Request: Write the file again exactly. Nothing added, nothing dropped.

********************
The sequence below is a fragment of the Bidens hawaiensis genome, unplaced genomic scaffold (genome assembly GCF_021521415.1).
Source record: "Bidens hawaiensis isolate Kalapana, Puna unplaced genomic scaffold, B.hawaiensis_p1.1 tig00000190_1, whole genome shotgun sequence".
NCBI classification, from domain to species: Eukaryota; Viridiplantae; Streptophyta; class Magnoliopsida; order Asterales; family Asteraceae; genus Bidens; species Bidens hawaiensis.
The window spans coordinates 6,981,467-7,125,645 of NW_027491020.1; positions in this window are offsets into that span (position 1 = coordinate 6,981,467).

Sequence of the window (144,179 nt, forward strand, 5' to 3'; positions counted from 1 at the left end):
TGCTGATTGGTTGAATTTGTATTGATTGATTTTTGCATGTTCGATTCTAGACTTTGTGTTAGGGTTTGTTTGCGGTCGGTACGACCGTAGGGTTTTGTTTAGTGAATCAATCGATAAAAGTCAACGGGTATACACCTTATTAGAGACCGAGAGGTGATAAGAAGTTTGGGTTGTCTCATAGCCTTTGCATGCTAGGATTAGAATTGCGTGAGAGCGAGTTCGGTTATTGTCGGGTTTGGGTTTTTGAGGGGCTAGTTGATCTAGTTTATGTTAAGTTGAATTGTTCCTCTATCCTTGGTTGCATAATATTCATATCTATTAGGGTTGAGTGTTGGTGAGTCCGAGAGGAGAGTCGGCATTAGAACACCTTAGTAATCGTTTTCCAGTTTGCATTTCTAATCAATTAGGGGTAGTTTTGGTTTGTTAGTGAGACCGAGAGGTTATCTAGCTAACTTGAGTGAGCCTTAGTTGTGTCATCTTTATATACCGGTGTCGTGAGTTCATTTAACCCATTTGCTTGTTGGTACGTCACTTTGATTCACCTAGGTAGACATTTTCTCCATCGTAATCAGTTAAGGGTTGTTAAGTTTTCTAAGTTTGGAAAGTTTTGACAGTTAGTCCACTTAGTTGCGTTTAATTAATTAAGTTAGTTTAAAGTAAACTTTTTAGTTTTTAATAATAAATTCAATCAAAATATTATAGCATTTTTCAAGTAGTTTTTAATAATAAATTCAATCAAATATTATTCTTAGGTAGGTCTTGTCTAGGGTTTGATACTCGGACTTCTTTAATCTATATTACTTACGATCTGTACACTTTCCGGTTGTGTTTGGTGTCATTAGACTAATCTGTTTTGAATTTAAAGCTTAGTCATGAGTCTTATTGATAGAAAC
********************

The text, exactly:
The sequence below is a fragment of the Bidens hawaiensis genome, unplaced genomic scaffold (genome assembly GCF_021521415.1).
Source record: "Bidens hawaiensis isolate Kalapana, Puna unplaced genomic scaffold, B.hawaiensis_p1.1 tig00000190_1, whole genome shotgun sequence".
NCBI classification, from domain to species: Eukaryota; Viridiplantae; Streptophyta; class Magnoliopsida; order Asterales; family Asteraceae; genus Bidens; species Bidens hawaiensis.
The window spans coordinates 6,981,467-7,125,645 of NW_027491020.1; positions in this window are offsets into that span (position 1 = coordinate 6,981,467).

Sequence of the window (144,179 nt, forward strand, 5' to 3'; positions counted from 1 at the left end):
TGCTGATTGGTTGAATTTGTATTGATTGATTTTTGCATGTTCGATTCTAGACTTTGTGTTAGGGTTTGTTTGCGGTCGGTACGACCGTAGGGTTTTGTTTAGTGAATCAATCGATAAAAGTCAACGGGTATACACCTTATTAGAGACCGAGAGGTGATAAGAAGTTTGGGTTGTCTCATAGCCTTTGCATGCTAGGATTAGAATTGCGTGAGAGCGAGTTCGGTTATTGTCGGGTTTGGGTTTTTGAGGGGCTAGTTGATCTAGTTTATGTTAAGTTGAATTGTTCCTCTATCCTTGGTTGCATAATATTCATATCTATTAGGGTTGAGTGTTGGTGAGTCCGAGAGGAGAGTCGGCATTAGAACACCTTAGTAATCGTTTTCCAGTTTGCATTTCTAATCAATTAGGGGTAGTTTTGGTTTGTTAGTGAGACCGAGAGGTTATCTAGCTAACTTGAGTGAGCCTTAGTTGTGTCATCTTTATATACCGGTGTCGTGAGTTCATTTAACCCATTTGCTTGTTGGTACGTCACTTTGATTCACCTAGGTAGACATTTTCTCCATCGTAATCAGTTAAGGGTTGTTAAGTTTTCTAAGTTTGGAAAGTTTTGACAGTTAGTCCACTTAGTTGCGTTTAATTAATTAAGTTAGTTTAAAGTAAACTTTTTAGTTTTTAATAATAAATTCAATCAAAATATTATAGCATTTTTCAAGTAGTTTTTAATAATAAATTCAATCAAATATTATTCTTAGGTAGGTCTTGTCTAGGGTTTGATACTCGGACTTCTTTAATCTATATTACTTACGATCTGTACACTTTCCGGTTGTGTTTGGTGTCATTAGACTAATCTGTTTTGAATTTAAAGCTTAGTCATGAGTCTTATTGATAGAAAC